If you're looking for a new hobby this summer, here's an idea. It's something that gets you out of the house and into the fresh air. It demands concentration and rewards you with beauty. Welcome to the world of birding.
Ron Huebner stood in a hotel lobby as he took a break from a recent meeting of the Texas Ornithological Society in San Antonio. He wore a camo outfit that might've made him look out of place at any other hotel conference, but at this particular event, among fellow birders, he blended right in.
He admitted that birds are his passion.
“I guess as a kid I used to hang around the Brazos Valley," he explained. "The bird that got me going was the scissor-tail flycatcher because when you see them up close they are really just full of color.”
That was his "spark bird." Birders have their own lingo, and a spark bird is that one bird that ignites a passion that stays with you for the rest of your life.
Huebner saw it when he was a child, near College Station, and he was never the same.
He said the scissor-tail flycatcher is not only beautiful -- it's also graceful. “They’ll go high in the air and come flying down and twirl around. It’s like a little ballet.”
He loves making lists of the birds he sees -- a common practice among his colleagues. He calls it an “affliction.”
“You can have a list for each individual county," he said. "How many birds have I seen on this county? How many birds have I seen in this county for the year?' It’s ad nauseam. It can go on and on, and so you make your own challenge and you set your own goal and then you try to beat your own goal every year.”
But, he explained, these special lists come with special rules: “The rules for the lists are for you to decide. Some people will only count birds they see.”
Huebner is a native Texan who lives in Oklahoma. He's enjoyed plenty of birdwatching excursions in both states, steadily walking down trails and listening for bird calls.
But, he said, not all birders stroll -- some actually run.
"They’ll go chase after [the bird calls], through brush, over creeks ... climbing trees -- I mean, whatever it takes to see the bird, and they can add it to their lists. ... [I]t’s all the honor system. Nobody is going to challenge you as to what you saw.”
If you're inspired to begin birding, you better learn the jargon. Here are a few of our favorite words to get you started. The words and definitions are from Audubon.org, where you can see the entire list.
1. Lifer: A first-time sighting for a birder
2. Twitcher: A hard-core birder who goes to great lengths to see a species and add it to his or her list
3. Nemesis bird: A species that constantly eludes a birder
4. Vagrant: Straying well outside of the regular ecological range
5. Butterbutt: An endearing term for a Yellow-rumped Warbler
Huebner said some birders try special bird calls to draw out birds. He says they also use a pishing call. "Pishing" is a sound birds often make when they are disturbed by something they see, like a snake or a hawk.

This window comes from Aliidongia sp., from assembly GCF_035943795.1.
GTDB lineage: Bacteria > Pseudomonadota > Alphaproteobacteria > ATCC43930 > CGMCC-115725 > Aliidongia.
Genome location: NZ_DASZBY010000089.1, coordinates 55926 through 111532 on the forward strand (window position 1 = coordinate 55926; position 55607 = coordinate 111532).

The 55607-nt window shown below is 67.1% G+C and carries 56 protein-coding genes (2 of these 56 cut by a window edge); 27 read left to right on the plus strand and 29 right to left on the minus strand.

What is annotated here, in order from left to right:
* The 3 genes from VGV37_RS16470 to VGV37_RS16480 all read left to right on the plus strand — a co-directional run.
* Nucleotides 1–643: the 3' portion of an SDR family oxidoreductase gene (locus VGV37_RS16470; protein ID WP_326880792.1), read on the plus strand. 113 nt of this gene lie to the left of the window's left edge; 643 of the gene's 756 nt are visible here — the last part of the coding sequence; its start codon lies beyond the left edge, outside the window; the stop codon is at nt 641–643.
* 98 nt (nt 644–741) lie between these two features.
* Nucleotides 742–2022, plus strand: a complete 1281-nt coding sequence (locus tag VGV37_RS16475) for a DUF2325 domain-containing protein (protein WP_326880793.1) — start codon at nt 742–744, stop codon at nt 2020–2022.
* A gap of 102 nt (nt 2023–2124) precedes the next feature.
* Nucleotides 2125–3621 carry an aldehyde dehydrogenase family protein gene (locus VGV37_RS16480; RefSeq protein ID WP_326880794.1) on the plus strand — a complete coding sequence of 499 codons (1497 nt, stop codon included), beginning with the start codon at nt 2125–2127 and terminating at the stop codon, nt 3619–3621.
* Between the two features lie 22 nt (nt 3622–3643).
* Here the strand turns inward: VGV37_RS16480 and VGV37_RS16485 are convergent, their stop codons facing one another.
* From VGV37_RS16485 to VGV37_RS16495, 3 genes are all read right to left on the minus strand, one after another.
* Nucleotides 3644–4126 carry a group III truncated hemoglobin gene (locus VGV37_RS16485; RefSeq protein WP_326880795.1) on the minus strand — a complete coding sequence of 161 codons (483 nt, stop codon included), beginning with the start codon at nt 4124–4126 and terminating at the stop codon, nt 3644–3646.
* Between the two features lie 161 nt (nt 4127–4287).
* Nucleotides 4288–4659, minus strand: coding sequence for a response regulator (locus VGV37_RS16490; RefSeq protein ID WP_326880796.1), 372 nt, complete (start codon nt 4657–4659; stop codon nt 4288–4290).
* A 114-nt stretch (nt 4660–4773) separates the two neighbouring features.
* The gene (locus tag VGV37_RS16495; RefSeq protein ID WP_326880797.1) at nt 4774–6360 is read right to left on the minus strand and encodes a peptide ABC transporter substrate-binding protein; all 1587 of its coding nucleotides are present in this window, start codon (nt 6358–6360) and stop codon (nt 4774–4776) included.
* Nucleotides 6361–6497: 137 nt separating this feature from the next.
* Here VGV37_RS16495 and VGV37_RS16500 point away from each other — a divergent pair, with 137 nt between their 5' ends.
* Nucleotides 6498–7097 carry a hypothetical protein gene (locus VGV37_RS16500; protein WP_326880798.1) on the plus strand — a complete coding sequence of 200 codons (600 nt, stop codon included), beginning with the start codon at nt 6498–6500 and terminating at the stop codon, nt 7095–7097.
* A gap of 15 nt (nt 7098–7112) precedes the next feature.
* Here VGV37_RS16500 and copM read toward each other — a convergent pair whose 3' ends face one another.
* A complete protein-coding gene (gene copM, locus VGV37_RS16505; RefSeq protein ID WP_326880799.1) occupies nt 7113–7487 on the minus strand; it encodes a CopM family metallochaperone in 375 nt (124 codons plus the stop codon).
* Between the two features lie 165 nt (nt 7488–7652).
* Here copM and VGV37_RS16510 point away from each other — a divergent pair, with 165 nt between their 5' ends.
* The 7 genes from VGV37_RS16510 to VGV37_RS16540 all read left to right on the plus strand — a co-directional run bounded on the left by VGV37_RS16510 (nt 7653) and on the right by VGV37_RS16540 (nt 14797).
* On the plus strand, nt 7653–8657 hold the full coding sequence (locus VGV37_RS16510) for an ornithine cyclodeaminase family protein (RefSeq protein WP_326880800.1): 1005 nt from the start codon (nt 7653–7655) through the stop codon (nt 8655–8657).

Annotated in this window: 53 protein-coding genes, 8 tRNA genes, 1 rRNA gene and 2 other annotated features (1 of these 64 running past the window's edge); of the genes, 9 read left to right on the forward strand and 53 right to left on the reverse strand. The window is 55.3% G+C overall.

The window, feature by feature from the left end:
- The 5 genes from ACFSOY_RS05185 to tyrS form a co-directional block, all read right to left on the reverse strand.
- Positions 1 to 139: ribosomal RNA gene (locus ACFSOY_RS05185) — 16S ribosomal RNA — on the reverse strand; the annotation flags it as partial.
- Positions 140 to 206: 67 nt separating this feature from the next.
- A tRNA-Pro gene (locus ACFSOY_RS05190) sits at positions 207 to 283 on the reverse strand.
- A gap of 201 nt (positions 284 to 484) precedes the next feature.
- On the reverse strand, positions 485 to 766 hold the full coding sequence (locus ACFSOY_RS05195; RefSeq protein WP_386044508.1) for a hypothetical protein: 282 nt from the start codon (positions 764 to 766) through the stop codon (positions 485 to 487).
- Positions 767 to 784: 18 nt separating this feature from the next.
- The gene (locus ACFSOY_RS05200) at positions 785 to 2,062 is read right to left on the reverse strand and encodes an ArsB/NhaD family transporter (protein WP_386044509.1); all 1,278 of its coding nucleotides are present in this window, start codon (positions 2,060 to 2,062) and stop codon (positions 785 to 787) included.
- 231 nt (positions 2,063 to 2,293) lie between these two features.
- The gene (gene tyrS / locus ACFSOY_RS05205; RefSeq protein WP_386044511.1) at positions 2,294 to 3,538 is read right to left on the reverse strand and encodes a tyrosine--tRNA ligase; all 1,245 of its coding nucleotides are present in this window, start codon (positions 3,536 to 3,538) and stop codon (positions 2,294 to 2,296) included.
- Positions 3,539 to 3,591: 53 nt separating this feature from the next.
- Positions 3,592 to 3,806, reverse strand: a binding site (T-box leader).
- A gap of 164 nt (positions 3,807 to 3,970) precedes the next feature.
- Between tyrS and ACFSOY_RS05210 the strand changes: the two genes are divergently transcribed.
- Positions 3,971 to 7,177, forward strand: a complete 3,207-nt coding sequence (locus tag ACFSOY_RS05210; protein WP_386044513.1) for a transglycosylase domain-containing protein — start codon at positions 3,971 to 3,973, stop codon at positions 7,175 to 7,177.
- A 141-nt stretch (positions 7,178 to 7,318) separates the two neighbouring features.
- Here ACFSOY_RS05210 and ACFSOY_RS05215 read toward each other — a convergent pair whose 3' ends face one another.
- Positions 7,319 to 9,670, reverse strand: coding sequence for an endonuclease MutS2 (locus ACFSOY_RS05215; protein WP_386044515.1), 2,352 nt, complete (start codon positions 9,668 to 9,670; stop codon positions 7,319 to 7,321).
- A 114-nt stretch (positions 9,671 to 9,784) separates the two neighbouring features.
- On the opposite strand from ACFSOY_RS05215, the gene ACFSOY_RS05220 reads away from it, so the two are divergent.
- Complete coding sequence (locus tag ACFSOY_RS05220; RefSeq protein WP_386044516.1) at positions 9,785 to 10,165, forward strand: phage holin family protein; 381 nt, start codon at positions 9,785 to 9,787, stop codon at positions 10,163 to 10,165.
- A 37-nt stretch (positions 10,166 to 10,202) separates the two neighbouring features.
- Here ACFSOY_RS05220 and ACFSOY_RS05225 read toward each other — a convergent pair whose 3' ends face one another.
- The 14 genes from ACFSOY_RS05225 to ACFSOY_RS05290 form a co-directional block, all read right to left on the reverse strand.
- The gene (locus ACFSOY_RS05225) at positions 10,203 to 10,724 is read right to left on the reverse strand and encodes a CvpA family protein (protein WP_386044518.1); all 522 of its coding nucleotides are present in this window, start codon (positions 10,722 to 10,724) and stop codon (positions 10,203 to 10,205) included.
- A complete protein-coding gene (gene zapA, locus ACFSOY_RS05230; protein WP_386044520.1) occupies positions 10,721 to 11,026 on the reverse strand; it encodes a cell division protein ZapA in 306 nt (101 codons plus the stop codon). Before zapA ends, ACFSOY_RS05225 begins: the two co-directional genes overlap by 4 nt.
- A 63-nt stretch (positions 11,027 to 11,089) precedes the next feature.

“These little pishes ... it just gets the birds' attention." He demonstrated the sounds.
Huebner said sightings aren’t the only items that go down in a birder's journal.
“You know, when do they arrive. It’s always something different. They come it at different times each year. They act differently ... depending on the weather. They do different stuff, so ... you can do it anywhere you’re at.”
In the age of the smartphone -- specifically an age where people's faces are always planted in their smartphones -- wouldn't we see a hobby like birding fading away?
Huebner said not at all -- far from it. In fact, younger generations love it.
“It’s growing, and social media has a lot to do with that. A lot of kids are ... it's kind of like game playing. [Y]ou got a whole series of people who do listings.”
South Texas is a great spot for birding. Yvette Stewart with the Mitchell Lake Audubon Center explained there are at least 250 different kinds of birds to spot in Bexar County. South Texas also sits under a major route many birds follow as they migrate between Mexico and Canada.
For novices inspired to become birders or for experts looking for their next excursion, the Mitchell Lake is a good spot for birding. The Center's personnel also recommend Crescent Bend Nature Park in Schertz, Braunig Lake, the Medina River Natural Area, the Greenline Park on Sydney Brooks, Brackenridge Park, Government Canyon State Park, and Friedrich Wilderness Park.
There are always events for birders to enjoy. For example, on Sat., May 11, the Mitchell Lake Audubon Center hosts a Migratory Bird Fest. Visitors can watch a live birds-of-prey demonstration, learn birdbox building, view bird artwork and tour a native plant sale from 9 a.m. to 2 p.m.
Huebner smiled as he sat in the hotel lobby, waiting for the next conference session to begin. He and some colleagues might walk later in the day, listen for some bird songs and maybe update their lists.
Huebner said he was proud to be a birder. There’s something silly about it. It’s fun. It’s simple.
“Come on, let’s face it," he said, "it’s a nerdfest, and so you have to celebrate your nerdiness -- there’s just nothing else to say about it.”